Leadership: December 26, 2003


After a two year study, the U.S. Air Force identified important "operational shortfalls" (problems), that had to be addressed soon. The biggest need is improving the ability to connect all headquarters, units and warplanes in a global network. Some of this was achieved during the Afghanistan and Iraq campaigns and it made a big difference. But there's a shortage of satellite communications capacity and user equipment. In simple terms, what the air force wants is for everyone to have access to the equivalent of a satellite phone that also provides access to the military Internet. All the services are moving in this direction, and the air force knows it cannot afford to fall behind. While the obvious uses of this kind of communication in combat are known, what is often missed is the very helpful ability to search a global database for essential spare parts or other equipment. Warplanes are often out of action because of a broken part, and a replacement is somewhere. But if you can find the part in minutes, even if it is on the other side of the planet, you can have it in a few days. Same essential personnel (technicians, interpreters, specialists of all kinds.)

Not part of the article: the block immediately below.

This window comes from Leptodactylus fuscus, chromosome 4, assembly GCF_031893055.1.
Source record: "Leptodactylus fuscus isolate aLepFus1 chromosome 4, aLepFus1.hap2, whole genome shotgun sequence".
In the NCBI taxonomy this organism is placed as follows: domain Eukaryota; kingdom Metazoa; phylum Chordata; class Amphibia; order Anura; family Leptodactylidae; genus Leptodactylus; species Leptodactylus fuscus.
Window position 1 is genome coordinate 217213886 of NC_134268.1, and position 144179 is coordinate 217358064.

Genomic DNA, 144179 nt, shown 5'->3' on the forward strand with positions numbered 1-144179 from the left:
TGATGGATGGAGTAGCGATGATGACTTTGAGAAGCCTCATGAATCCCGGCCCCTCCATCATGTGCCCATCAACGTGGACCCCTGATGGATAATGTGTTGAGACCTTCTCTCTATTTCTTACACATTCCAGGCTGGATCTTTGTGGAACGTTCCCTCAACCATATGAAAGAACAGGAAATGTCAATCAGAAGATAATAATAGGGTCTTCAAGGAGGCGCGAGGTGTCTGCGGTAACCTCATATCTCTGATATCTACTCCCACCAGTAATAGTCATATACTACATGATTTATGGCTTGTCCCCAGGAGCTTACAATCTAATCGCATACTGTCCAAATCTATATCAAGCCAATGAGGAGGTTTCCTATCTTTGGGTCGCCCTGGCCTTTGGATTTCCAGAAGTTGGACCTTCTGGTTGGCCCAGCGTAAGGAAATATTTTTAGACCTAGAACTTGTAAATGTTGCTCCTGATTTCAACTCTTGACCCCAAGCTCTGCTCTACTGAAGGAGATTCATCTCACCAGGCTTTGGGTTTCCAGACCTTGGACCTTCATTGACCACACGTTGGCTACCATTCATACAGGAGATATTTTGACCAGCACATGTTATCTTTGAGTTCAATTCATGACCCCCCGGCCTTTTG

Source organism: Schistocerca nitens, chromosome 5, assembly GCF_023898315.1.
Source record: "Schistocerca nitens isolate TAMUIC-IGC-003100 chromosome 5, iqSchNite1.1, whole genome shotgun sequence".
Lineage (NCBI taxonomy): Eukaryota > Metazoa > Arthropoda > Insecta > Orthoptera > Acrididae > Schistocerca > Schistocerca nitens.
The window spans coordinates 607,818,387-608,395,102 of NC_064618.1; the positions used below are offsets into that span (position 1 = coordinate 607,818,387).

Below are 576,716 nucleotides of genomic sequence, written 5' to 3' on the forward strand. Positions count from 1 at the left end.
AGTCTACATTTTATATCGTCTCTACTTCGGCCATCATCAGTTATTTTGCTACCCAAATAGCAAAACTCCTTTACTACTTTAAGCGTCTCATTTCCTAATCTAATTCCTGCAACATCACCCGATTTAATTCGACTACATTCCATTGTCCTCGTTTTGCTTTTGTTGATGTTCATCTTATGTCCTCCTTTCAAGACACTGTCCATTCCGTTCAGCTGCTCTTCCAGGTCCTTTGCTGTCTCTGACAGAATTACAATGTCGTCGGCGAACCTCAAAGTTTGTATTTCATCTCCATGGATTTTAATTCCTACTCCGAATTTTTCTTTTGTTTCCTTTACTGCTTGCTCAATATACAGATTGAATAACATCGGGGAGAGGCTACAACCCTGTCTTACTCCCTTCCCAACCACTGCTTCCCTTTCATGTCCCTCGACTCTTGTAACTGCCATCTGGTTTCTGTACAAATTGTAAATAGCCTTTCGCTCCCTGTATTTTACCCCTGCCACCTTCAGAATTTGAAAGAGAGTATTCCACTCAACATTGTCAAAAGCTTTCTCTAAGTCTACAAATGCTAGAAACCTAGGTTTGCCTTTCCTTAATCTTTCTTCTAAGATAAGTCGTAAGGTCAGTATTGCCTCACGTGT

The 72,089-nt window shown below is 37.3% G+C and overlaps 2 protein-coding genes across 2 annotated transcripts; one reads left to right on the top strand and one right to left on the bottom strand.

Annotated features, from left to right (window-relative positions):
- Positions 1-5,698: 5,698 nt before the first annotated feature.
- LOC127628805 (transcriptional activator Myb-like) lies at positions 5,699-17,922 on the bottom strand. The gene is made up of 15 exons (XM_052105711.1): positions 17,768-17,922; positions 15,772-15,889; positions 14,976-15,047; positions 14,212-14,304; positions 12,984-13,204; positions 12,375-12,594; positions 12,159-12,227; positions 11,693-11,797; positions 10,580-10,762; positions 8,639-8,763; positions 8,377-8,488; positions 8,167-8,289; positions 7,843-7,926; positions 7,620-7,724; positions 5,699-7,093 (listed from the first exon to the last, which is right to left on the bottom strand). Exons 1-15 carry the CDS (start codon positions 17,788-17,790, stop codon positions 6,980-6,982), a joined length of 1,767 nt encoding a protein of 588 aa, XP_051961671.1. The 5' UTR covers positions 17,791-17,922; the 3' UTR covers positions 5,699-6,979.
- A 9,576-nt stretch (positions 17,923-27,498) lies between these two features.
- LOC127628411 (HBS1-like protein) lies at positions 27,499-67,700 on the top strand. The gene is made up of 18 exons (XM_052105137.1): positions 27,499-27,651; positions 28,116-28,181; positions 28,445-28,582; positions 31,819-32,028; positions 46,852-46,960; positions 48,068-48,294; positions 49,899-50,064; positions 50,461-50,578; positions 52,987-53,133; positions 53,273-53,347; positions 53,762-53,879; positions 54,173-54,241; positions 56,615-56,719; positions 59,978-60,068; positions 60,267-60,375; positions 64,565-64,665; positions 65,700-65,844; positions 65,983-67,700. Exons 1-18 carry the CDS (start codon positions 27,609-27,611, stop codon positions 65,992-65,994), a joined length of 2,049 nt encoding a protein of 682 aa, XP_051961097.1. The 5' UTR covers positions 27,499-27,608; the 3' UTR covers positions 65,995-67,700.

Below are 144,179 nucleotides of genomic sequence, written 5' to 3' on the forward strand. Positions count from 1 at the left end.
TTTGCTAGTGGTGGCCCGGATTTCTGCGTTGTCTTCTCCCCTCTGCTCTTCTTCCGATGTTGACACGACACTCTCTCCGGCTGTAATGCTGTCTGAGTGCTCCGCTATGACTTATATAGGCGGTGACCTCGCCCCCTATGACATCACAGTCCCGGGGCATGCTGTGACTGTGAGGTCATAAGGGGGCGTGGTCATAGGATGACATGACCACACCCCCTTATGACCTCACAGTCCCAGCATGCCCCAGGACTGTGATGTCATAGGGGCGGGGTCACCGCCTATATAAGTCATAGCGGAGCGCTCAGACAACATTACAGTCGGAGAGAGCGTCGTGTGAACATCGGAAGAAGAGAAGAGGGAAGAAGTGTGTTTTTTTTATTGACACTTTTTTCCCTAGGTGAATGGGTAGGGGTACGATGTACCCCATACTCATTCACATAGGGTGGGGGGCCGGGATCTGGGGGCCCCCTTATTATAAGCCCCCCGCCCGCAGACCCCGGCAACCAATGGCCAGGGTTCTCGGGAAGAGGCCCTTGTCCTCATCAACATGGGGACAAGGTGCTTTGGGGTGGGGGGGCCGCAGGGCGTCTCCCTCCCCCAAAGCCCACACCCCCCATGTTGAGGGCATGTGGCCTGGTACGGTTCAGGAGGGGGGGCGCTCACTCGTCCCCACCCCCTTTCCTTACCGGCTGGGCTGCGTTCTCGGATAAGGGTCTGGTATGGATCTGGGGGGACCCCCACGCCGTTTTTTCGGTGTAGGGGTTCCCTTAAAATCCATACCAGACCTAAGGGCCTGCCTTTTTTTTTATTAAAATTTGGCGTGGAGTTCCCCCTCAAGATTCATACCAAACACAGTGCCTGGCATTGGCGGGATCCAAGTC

The higher speed communications will also help solve another problem, the ability to hit moving targets. Again, in Iraq, the presence of battlefield Internet allowed the air force to quickly (or at least in time) get a bomber to go after a target someone else had identified. Also recognized was new methods and tools for headquarters and commanders to deal with this higher speed warfare. 

There were also three old problems that are still awaiting a solution. There's a shortage of transport aircraft. Congress won't give more money just for transports, and the air force has been unwilling to cut warplane purchases in favor of transports. And then there's BDA (Bomb Damage Assessment.) Finding out if something you bombed was actually destroyed is still a major problem, just as it was during World War II. Solutions have proved elusive. Iraq also spotlighted another old problem; who defends air fields in combat zones. The air force has expanded it's security force (military police and light infantry), but they still have to depend on the army or marines for additional muscle. This has to be negotiated, and the air force would like to get the ground rules clarified. 


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